Corbyn’s Brexit: Britain’s Labour leader runs out of wiggle room

What Jeremy Corbyn, a lifelong Eurosceptic, does next could be key to the UK’s future

When Labour MPs walked through the division lobby at Westminster shortly after 7pm on Wednesday, they knew defeat was certain. But for many of the party's MPs, members and supporters, losing the vote unlocked a prize they have been pursuing for almost three years: Labour's backing for a second referendum on Brexit.

The amendment, which was defeated by 83 votes, outlined Labour's plan for Brexit, including a permanent customs union and close alignment with the single market. Two days earlier Jeremy Corbyn, the party's leader, said that, if his first amendment failed, Labour would be "putting forward or supporting an amendment in favour of a public vote to prevent a damaging Tory Brexit being forced on the country".

Polls show that about three in five Labour voters favour a second referendum, and support is even higher among the party’s membership. Younger members and those in Momentum, the powerful Corbyn-supporting movement that has emerged as a party within a party, are especially enthusiastic about a vote that could reverse the UK’s decision to leave the European Union.

One interpretation is that Jeremy Corbyn has played Brexit brilliantly. He sort of supported Remain in the referendum but not enough to prevent Leave from winning

A lifelong Eurosceptic who voted against the United Kingdom's membership in the 1975 referendum and opposed the Maastricht and Lisbon treaties, Corbyn resisted until this week. In the 2017 general election, Labour promised to respect the previous year's referendum and to bring together the 52 per cent who voted Leave and the 48 per cent who voted Remain.


After Theresa May laid down her red lines ruling out membership of a customs union or the single market, Labour offered a softer Brexit. The shadow Brexit secretary, Keir Starmer, slowly nudged the leadership towards embracing a customs union and, later, a "close relationship" with the single market. But it was an uphill struggle.

"Corbyn plus his team of Seumas Milne and Karie Murphy have provided a sort of iron wall of resistance to the pressure applied by Keir Starmer," says Anand Menon, a professor of European politics at King's College London who runs the research initiative UK in a Changing Europe.

Starmer, a former director of public prosecutions on the soft left of the party, who has been in Corbyn’s shadow cabinet since 2016, has avoided public criticism of the leader and his allies. Last September, he helped to persuade Labour’s annual conference to adopt a Brexit motion mandating support for a second referendum if the party could not win support for its version of Brexit and failed to trigger a general election.

Corbyn’s decision to back a referendum last Monday followed a three-hour meeting with Starmer, who later confirmed that the choice on the ballot paper would be between “a viable Leave option” and remaining in the EU.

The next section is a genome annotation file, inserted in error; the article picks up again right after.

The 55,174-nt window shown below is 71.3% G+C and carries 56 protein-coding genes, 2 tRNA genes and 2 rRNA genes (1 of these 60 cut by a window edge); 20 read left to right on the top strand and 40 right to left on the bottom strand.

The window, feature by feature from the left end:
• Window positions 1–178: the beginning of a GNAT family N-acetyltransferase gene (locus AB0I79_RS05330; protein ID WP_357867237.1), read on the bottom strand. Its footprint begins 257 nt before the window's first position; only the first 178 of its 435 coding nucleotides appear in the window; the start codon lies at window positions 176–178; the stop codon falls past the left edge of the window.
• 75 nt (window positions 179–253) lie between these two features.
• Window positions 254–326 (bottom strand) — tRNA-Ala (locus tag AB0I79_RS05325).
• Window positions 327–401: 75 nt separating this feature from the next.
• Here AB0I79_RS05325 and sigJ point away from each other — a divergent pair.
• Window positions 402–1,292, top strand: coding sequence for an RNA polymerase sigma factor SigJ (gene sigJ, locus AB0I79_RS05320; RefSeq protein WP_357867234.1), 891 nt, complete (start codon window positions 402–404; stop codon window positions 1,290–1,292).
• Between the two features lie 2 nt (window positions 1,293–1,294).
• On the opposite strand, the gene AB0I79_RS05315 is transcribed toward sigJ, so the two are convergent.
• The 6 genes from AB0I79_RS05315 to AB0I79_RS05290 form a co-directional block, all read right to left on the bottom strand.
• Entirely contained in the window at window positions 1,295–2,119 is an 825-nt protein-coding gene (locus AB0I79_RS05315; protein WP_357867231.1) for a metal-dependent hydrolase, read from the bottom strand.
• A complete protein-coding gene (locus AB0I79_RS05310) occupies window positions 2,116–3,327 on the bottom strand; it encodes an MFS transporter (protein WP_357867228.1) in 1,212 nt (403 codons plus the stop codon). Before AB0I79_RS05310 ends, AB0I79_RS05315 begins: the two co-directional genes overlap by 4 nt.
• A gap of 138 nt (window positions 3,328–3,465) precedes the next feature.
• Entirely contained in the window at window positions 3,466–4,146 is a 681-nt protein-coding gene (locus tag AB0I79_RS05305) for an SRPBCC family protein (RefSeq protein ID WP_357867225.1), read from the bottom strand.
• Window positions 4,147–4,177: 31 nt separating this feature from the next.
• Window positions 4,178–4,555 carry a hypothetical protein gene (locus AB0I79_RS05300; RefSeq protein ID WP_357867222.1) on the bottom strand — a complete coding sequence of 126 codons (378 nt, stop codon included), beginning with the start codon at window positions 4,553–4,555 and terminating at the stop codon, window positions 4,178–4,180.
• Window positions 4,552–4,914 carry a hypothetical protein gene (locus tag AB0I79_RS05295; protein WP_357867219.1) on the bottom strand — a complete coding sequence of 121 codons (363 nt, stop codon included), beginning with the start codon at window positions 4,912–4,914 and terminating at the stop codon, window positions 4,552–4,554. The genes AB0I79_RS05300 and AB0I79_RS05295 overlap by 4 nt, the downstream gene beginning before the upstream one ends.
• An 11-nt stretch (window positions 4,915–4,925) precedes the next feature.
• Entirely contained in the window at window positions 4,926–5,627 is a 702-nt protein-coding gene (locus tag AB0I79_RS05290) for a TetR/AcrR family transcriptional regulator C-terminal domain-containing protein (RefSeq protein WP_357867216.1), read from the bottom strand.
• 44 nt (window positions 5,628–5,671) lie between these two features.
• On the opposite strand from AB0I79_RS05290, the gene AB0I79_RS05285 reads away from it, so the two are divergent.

“One interpretation of this is that Jeremy Corbyn has played Brexit brilliantly,” Menon says. “He sort of supported Remain in the referendum but not enough to prevent Leave from winning – which actually, politically, might have suited him quite well. Because I don’t see Corbyn being as popular as he was in 2017 without the referendum, which challenged the existing order and was a sort of revolutionary moment, and that helped Corbyn.

“In 2017 he attracted votes from Leave and Remain because he was profoundly ambiguous. Now he’s in a position where he can say, ‘We’re in favour of a referendum, because we don’t support a Tory Brexit – but, actually, I didn’t block Brexit either.’ So he’s hoping to pull off the same trick. I think the elastic is being stretched fairly thin.”

Large numbers of my constituents now say they want to vote for no deal at all. Not listening to people is frankly what got us here in the first place

The trigger for Corbyn’s decision was the departure a week earlier of eight Labour MPs to form the Independent Group with three disaffected Conservatives. The MPs who left Labour were unhappy with Corbyn’s leadership for a number of reasons, including his handling of anti-Semitism within the party. But their primary motivation was Labour’s approach to Brexit and its failure to back a second referendum, which they all strongly support.

Corbyn feared that other MPs would follow the rebels out of the party – a real danger given the lack of support within the parliamentary party for his leadership and the intensification of feeling over Brexit as the endgame approaches.

Most MPs welcomed the party's embrace of a referendum, but some in constituencies that voted heavily for Brexit in 2016, such as Lisa Nandy, who represents Wigan, near Manchester, reacted angrily.

“Large numbers of my constituents are now saying they want to vote for no deal at all. And there’s a real problem here, because not listening to people… is frankly what got us here in the first place,” she said. “We’re about to go back and repeat all those same mistakes again. And worse than that, actually, we’re not being clear with people still. You’ve got members of the shadow cabinet, for example, with deep reservations about this, as surprised as anyone to hear this announcement on Monday.”

Even after Wednesday’s vote, a number of shadow cabinet members close to the leadership released videos extolling the merits of Labour’s own plan for Brexit. At the same time, left-wing activists in the Another Europe Is Possible group said it was not enough for Labour to vote for a second referendum: it must also campaign for it.

John Curtice, professor of politics at Strathclyde University and Britain's leading expert on electoral behaviour, says it was always going to be in Labour's interest to move towards Remain.